How I formed the initial assumptions for my first UX project.

If you’re the glass-half-full type, you’d often find that opportunities come from even the most mundane conversation.

Amazing projects can come about with the simple answer to the question — what are you doing these days?

One thing then leads to another and before you know it — you’re a week into planning your next project together with a friend.

Project IViey is no different. This project was born out of a few scattered conversation over a few months — months that underlined a recurring problem from my project partner.

With their fingers in the healthcare industry, they were the go-to for initial medical advice and for help finding medical experts in Trinidad and Tobago.

As I listened intently to how they described their all-to-common experience with other healthcare patients or users, it was apparent that this was not just a single problem. But when is a healthcare problem ever one problem… or actually simple?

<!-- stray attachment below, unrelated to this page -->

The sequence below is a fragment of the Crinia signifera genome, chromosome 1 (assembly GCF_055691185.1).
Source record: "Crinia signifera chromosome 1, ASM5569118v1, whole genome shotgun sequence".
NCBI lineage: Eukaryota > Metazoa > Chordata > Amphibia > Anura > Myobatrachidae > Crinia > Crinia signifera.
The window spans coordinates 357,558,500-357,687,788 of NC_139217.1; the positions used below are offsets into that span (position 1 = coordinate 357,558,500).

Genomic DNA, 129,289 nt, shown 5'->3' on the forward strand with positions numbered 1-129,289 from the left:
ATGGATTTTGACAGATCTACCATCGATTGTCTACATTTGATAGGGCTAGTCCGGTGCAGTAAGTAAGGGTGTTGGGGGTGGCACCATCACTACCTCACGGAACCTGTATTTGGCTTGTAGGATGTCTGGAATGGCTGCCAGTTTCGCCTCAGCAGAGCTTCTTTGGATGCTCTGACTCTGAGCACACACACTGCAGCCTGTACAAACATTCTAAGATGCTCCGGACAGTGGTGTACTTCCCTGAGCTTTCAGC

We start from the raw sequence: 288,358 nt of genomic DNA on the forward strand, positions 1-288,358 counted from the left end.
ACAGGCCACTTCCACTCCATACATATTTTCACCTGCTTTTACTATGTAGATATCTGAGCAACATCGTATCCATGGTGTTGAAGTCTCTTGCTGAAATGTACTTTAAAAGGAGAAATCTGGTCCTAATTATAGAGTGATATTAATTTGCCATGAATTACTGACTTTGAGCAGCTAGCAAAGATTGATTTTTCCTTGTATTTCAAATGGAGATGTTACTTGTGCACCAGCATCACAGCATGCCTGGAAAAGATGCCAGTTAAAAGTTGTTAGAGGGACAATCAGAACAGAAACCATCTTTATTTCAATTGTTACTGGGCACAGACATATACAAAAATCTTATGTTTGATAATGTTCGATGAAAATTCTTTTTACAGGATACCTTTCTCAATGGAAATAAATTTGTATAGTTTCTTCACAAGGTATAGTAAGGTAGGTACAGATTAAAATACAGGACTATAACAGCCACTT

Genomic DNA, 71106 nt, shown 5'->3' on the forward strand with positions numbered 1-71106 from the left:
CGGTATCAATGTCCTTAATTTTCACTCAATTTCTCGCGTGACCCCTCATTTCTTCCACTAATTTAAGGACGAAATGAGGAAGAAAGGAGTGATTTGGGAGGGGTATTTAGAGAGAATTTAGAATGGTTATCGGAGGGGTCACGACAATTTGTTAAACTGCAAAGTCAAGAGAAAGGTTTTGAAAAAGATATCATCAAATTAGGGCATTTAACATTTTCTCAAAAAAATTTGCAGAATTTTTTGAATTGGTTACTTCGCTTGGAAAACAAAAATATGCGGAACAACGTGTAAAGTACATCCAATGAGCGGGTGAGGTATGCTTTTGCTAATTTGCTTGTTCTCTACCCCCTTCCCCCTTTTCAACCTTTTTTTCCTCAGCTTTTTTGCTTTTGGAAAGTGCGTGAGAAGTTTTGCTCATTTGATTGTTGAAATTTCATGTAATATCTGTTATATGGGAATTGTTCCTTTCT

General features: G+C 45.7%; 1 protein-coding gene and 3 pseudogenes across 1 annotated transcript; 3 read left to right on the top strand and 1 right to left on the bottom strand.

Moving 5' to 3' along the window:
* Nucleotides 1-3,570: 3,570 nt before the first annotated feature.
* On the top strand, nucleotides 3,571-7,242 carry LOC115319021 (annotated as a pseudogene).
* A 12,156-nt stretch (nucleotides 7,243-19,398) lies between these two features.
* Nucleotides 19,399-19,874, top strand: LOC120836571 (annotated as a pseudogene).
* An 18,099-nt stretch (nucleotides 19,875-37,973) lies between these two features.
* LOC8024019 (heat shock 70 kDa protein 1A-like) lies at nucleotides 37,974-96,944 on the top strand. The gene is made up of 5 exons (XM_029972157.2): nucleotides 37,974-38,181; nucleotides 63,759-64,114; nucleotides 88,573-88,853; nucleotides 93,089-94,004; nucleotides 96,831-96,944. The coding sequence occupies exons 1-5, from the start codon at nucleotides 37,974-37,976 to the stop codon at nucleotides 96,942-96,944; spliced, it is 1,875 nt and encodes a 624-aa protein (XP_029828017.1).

Bringing me on board to help was the first step. After all, I didn’t need much convincing. It was clear to me that this would be a massive opportunity. Not simply to do something for my own country — something I've had in the back of my mind for some time — but to apply my current learnings in UX design, Content Marketing and Web Copywriting to an actual problem or system screaming for change.

If you read my previous post, you can understand the challenge of building a modern platform in a developing country — one quite adverse to change. But the idea of changing user and community habits was far too interesting to pass up.